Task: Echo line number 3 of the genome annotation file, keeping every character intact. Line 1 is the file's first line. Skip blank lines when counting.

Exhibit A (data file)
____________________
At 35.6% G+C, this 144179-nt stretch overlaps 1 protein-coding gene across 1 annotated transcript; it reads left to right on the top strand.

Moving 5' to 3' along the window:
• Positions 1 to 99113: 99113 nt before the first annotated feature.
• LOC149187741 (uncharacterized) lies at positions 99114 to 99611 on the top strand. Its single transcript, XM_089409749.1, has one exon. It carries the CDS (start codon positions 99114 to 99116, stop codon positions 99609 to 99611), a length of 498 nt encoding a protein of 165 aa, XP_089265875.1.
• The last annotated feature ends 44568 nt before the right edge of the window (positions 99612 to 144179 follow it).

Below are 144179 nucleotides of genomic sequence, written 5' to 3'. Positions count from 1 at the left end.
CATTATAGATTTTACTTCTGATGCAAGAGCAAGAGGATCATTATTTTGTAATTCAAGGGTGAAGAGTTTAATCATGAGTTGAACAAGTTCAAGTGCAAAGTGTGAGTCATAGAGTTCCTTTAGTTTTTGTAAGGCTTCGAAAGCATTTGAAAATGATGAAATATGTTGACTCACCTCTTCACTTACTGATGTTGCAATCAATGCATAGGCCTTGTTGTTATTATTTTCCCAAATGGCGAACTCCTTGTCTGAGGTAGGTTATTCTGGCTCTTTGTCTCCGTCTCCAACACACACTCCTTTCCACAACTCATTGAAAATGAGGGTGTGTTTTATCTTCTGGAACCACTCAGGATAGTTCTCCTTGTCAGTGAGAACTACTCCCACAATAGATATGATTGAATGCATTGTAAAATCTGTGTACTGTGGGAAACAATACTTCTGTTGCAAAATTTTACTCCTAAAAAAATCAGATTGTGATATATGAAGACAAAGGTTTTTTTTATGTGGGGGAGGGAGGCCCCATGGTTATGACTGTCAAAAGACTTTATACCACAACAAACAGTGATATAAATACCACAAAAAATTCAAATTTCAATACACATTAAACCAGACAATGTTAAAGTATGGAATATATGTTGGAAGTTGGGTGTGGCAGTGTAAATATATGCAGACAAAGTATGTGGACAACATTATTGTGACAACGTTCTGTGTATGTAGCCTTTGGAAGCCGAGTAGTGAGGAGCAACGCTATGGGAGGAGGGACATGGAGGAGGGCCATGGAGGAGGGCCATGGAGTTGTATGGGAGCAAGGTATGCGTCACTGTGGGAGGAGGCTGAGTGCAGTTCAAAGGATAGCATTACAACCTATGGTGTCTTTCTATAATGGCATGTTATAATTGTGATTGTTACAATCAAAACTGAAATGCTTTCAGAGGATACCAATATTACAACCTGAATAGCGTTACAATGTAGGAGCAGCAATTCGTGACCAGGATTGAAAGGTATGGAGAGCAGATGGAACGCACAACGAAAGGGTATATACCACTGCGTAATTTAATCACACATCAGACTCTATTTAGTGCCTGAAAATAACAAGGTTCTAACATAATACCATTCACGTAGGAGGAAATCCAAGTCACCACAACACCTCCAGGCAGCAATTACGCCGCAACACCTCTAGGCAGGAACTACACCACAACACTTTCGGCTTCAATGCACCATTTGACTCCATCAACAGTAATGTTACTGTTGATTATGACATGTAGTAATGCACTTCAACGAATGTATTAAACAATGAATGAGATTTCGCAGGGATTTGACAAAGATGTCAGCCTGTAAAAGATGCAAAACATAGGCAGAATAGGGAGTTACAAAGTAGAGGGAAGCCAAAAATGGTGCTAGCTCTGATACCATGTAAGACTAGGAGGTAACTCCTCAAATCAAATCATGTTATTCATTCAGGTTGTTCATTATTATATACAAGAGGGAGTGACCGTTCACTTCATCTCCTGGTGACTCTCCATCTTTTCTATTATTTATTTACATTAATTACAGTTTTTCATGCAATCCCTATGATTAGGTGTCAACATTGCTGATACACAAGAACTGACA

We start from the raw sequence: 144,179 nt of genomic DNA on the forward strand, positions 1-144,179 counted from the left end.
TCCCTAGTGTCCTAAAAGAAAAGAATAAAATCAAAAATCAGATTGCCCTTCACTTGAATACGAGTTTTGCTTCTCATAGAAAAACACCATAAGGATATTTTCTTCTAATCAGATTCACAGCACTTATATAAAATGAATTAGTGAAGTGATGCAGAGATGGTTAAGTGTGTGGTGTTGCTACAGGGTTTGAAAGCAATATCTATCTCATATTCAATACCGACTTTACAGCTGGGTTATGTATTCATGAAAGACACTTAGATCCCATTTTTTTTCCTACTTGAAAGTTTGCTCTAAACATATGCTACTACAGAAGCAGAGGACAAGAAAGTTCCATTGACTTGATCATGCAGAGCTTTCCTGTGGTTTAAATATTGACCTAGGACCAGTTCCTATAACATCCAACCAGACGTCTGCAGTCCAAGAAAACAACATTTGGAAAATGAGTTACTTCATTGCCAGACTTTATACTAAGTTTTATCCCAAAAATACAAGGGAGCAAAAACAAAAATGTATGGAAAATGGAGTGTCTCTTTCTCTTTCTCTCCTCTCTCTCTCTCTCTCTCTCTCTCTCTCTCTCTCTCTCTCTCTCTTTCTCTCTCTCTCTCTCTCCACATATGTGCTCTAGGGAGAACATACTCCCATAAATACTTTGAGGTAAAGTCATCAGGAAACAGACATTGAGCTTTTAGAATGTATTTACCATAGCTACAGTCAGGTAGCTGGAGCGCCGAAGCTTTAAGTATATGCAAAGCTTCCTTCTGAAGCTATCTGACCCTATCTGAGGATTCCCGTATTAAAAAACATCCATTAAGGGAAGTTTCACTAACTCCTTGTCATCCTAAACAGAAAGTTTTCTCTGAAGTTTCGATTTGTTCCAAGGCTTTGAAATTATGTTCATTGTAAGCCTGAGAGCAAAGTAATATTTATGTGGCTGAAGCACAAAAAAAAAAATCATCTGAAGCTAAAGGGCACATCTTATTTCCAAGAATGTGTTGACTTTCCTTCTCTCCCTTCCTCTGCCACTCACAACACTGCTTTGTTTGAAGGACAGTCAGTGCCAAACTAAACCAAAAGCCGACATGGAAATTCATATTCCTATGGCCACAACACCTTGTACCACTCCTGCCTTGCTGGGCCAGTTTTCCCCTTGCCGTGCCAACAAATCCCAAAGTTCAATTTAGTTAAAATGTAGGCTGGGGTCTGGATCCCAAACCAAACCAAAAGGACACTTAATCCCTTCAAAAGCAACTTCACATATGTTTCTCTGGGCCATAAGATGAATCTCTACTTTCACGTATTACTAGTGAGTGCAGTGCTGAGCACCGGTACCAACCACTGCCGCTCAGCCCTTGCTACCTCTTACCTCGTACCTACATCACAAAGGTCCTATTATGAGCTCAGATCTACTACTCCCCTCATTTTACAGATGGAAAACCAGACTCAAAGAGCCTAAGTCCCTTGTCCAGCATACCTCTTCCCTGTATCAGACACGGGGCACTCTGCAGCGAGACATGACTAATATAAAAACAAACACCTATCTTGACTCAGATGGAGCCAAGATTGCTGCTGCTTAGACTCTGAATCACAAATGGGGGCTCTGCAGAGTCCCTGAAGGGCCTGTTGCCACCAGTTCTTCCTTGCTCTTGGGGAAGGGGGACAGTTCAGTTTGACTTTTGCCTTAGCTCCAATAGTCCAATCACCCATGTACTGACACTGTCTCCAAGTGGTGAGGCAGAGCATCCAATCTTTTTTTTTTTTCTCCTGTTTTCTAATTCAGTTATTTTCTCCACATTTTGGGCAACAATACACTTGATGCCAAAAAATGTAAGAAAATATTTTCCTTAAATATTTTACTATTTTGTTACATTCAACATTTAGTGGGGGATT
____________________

• Positions 1 to 99113: 99113 nt before the first annotated feature.